Tuesday, January 15, 2013

Vegetable enchiladas

Are you familiar with the Meatless Monday movement? We have been followers for about five years now. The movement's history is actually quite long but it has gained a lot of popularity recently.

We don't eat a lot of meat to begin with. We have meat about four times a week and it's rarely red meat. This is partly for health reasons but it's mostly for cost-savings. We also don't eat out or get convenience or take-away food very often. It's a very special treat when we do. We live a comfortable life but we keep ourselves on a relatively tight budget in order to allow me to stay at home, pay for everything we need and still save money too. I have learned a lot of ways to be frugal while still having good, healthy meals at home. Meatless Monday has become a staple of our lives.

I am always looking for interesting meatless meals and I have a good rotation of recipes now. It's important to me to cook larger meals a couple of times a week which will ensure leftovers for the Bear's lunch at work. Lasagas, soups and casseroles, like these enchiladas, are common dishes here.

This recipe is not exactly my own. It was adapted from one I saw a couple of years ago in Sunset, a magazine specially tailored to life in the American West. I love this magazine, it's one of my favorites. I'm a transplanted Easterner, having actually grown up in New York, and I have learned so much from this magazine, especially pertaining to gardening, seasonal eating and cooking, decorating and other pursuits, domestic and otherwise. I do love living in the West, as I am sure I will discuss more in the future. The Bear is a Colorado native and he is thrilled to be back home in the West himself.

Now for the recipe. My adaptations mostly have to do with the means of assembling and cooking the enchiladas. The recipe was originally meant to be made as individual servings in small crockery baking dishes. I have a couple of dishes like that but not enough to serve the whole family that way. There had been a note in the recipe about making it in a large dish as one big casserole but their directions didn't work well for me, so I improvised. Here's my version:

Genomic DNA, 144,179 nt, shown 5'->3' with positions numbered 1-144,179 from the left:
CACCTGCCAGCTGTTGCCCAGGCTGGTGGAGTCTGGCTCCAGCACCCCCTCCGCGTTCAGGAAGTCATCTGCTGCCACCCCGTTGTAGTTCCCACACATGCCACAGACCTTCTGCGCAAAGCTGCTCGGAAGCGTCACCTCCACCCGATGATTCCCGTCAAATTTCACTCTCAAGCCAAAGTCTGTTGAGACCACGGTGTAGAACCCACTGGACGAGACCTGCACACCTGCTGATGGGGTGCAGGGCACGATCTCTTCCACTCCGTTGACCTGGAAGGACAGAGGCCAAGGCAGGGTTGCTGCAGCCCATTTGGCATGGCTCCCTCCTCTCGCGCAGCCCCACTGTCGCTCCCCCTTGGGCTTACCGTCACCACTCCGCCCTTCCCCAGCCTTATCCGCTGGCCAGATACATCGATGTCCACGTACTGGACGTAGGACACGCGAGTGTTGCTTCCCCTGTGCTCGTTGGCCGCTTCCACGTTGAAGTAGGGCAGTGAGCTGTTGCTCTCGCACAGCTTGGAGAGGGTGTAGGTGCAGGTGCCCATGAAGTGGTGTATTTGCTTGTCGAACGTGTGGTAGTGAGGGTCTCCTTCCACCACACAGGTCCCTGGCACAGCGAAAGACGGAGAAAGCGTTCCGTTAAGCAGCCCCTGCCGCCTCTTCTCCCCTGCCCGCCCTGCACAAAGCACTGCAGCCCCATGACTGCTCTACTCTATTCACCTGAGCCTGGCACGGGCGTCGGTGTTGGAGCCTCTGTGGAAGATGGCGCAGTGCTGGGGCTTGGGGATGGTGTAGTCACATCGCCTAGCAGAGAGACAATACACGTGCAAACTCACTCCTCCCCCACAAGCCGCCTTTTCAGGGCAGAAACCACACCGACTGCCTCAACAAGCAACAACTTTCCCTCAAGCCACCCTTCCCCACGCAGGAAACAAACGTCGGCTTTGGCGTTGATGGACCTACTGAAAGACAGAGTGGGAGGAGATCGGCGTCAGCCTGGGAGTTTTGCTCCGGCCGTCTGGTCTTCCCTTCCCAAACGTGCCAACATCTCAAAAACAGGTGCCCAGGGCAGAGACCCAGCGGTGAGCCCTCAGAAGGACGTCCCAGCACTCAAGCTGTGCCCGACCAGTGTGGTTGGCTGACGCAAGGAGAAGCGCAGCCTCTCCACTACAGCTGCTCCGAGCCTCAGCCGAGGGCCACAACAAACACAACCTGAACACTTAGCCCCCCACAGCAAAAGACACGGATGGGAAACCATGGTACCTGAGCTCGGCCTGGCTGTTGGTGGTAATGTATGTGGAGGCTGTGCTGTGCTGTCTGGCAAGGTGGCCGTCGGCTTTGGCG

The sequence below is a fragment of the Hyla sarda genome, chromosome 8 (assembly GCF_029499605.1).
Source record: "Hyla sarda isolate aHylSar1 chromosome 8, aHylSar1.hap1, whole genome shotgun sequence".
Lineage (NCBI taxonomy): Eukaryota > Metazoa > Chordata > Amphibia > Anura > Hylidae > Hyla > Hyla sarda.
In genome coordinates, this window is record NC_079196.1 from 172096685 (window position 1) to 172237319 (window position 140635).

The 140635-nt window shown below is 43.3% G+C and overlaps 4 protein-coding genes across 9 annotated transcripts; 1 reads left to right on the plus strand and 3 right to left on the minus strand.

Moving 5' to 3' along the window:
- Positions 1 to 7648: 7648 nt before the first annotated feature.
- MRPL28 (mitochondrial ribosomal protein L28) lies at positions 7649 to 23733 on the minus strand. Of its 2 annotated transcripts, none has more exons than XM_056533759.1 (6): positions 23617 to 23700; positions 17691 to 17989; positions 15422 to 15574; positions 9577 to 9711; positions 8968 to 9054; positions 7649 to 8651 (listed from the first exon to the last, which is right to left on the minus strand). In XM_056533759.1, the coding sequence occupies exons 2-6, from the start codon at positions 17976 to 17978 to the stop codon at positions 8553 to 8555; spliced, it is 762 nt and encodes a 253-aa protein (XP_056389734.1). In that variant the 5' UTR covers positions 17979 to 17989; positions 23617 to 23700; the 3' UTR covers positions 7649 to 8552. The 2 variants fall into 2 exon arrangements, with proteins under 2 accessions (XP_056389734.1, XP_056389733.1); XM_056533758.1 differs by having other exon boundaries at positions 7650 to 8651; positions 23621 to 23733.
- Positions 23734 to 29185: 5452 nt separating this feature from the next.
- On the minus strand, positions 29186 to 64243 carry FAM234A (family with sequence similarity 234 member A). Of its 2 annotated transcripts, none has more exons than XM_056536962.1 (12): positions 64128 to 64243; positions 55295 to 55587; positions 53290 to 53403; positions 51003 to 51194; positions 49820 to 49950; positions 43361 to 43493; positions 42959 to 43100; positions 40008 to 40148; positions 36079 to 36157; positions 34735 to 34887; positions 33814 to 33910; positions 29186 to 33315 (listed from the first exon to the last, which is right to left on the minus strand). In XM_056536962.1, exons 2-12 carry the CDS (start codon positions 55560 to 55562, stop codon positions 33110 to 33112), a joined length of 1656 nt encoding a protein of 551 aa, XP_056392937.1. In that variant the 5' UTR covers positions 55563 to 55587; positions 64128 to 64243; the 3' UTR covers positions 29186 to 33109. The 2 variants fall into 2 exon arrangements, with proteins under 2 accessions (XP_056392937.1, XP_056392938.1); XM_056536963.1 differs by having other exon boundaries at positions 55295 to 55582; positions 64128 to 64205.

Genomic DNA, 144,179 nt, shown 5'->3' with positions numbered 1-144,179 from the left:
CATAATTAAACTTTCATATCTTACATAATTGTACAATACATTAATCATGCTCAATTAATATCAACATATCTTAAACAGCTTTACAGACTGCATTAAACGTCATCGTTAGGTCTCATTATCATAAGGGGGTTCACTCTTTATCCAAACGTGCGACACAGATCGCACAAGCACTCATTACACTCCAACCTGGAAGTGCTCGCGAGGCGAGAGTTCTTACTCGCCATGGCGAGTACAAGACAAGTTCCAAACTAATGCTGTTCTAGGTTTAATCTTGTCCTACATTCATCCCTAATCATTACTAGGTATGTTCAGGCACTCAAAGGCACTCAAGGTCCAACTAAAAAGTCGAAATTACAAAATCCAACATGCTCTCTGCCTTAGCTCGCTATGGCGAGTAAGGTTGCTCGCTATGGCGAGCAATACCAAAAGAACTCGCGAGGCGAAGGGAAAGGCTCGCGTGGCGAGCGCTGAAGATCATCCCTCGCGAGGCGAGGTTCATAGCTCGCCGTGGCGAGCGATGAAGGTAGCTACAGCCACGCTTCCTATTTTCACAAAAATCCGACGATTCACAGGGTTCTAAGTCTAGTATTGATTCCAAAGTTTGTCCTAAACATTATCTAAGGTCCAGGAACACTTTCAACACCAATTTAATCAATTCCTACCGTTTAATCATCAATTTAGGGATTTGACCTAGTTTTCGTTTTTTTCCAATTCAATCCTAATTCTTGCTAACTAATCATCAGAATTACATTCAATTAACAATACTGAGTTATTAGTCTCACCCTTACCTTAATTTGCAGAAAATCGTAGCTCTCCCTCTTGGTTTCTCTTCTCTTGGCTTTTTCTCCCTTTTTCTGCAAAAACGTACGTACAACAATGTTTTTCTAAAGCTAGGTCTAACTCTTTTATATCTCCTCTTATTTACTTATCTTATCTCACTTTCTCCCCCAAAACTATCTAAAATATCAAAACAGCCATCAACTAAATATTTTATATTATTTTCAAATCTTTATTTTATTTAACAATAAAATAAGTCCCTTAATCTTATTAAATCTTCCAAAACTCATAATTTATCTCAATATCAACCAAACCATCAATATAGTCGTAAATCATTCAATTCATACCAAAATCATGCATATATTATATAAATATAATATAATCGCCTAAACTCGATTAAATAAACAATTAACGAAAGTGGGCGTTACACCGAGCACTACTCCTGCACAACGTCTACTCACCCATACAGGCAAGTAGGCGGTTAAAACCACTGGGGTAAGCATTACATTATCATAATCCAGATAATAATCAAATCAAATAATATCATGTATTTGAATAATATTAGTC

Ingredients:

Half an onion, chopped
8 oz. fresh baby spinach or a cup of frozen spinach
14.5 oz can of corn kernels, drained
Assorted spices such as chili powder, cayenne pepper, cumin, garlic powder
14.5 oz can of fat-free, vegetarian refried beans
14.5 oz can of black beans, drained and rinsed
Two 10 oz cans of red or green enchilada sauce (I prefer mild)
About 15 to 20 corn tortillas
1 and 1/2 cups shredded Mexican blend cheese (reduced-fat works fine)

To prepare:

Preheat oven to 375 degrees. Place chopped onion in a skillet with a little olive oil. Cook the onions on medium heat until they begin to turn golden. Drain and rinse your black beans and set them aside.


While the onions are cooking, you can start preparing your refried beans. If you've never used these, they are cooked pinto beans which have been mashed and then cooked again in their mashed state. You can get excellent ones in a Mexican restaurant made with bacon and you can even find them made that way and canned. I prefer to get the fat-free, vegetarian type because it's quite a bit healthier. They can be hard to work with, though. I like to add a couple of tablespoons of water to them in a bowl and whisk to loosen them up. You're going to be spreading the refried beans on the tortillas so you may want them thinned a little.